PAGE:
South Korea's special prosecutor's office today said it would again seek a warrant to arrest Samsung Group chief Jay Y. Lee, a suspect in a graft investigation that may topple President Park Geun-hye.
Lee, the third-generation leader of the country's top conglomerate, was questioned for more than 15 hours by the special prosecutor's office this week. The prosecutor is also seeking the arrest of Samsung Electronics executive Park Sang-jin.
"We have filed for an arrest warrant for vice chairman Lee Jae-yong and President Park Sang-jin today," the prosecution office said in a statement, referring to the 48-year-old Samsung Group chief by his Korean name.
Last month, the Seoul Central District Court rejected the prosecution's first request for a warrant to arrest the Samsung chief.
If Lee is arrested it would deal a serious blow to Samsung, the world's biggest maker of smartphones, memory chips and flat-screen televisions, potentially hampering strategic decision-making such as new investments and acquisitions.
The prosecution office said the charges the two executives would face included bribery, embezzlement and hiding assets overseas. The prosecution also said it would also bring an additional charge of perjury against for Lee in the latest arrest warrant request.
The office declined to elaborate, saying it would give a briefing on the details on Wednesday.
Lee and the Samsung Group have denied wrongdoing.
The Samsung Group declined to make either executive available but issued a statement denying bribery.
"Samsung has absolutely never bribed the president seeking something in return or sought illicit favors," Samsung Group said in a statement.
"We will do our best for the truth to be revealed in court."
The Seoul court said it would hold a hearing on the arrest warrants request on Thursday.
The head of corporate analysis firm CEO Score, Park Ju-gun, said if Lee was arrested it would affect some long-term operating decisions as well as his plans to consolidate management control of the group.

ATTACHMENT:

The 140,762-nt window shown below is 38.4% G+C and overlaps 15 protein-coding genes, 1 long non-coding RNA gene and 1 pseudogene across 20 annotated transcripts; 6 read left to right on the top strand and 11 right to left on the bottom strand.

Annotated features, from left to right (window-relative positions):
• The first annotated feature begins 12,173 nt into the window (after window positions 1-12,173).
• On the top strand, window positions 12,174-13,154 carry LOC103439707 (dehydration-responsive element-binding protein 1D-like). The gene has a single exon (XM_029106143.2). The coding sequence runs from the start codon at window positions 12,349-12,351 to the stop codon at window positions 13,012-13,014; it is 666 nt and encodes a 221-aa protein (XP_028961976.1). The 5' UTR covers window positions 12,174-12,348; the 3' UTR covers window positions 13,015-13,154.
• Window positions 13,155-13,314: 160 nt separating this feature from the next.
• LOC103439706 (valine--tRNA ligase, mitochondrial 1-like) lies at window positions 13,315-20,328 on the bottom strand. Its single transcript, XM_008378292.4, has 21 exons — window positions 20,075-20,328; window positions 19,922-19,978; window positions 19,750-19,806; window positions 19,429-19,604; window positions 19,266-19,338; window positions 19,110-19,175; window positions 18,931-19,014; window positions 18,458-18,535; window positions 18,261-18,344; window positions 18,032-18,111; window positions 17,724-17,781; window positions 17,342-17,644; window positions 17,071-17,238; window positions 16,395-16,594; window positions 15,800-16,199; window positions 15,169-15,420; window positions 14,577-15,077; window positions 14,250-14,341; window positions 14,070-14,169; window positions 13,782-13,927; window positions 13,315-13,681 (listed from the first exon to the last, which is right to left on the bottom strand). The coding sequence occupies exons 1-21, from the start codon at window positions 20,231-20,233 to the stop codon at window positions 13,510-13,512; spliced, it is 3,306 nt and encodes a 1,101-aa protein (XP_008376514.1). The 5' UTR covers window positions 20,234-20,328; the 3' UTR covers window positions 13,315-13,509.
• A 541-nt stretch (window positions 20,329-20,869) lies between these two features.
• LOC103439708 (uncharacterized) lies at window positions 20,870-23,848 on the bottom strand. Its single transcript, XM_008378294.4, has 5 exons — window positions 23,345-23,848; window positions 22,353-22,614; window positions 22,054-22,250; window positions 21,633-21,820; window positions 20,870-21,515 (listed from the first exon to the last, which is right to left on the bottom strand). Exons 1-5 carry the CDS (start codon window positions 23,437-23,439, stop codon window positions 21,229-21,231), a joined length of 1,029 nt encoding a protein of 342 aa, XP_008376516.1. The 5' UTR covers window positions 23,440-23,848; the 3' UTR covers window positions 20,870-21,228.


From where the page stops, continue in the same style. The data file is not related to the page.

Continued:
But the impact on Samsung firms' near-term earnings would be limited because they are run by professional managers.
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In its unsuccessful attempt last month to arrest Lee, the special prosecutor accused Lee of pledging payments to a company and organisations backed by Park's confidant, Choi Soon-sil, to win support for a 2015 merger of two Samsung affiliates.
Park was impeached by parliament in December after accusations that she colluded with Choi to pressure big businesses to donate to two foundations set up to back the president’s policy initiatives.
Both women deny wrongdoing.
Park, 65, and the daughter of a former military ruler, remains in office but has been stripped of her powers while the Constitutional Court decides whether to uphold the impeachment.
If the Constitutional Court rules to uphold the impeachment vote, Park would be South Korea's first elected leader to be forced from office and a presidential election would be held.
The special prosecutor has focused on Samsung Group's relationship with Park, previously accusing Lee in his capacity as Samsung chief of pledging 43 billion won (A$49 million) to win support for the 2015 merger of Samsung C&T and Cheil Industries.
Proving illicit dealings between Park, or those linked to her, and the Samsung Group is critical for the special prosecutor's case that ultimately targets Park, analysts have said.
Earlier this week, special prosecutor's spokesman Lee Kyu-chul told reporters the office had told parliament it needed to prolong its investigation. The office can seek a 30-day extension to its current deadline of Feb. 28.
The office of acting president Hwang Kyo-ahn, who must sign off on any such extension, could not be immediately reached for comment.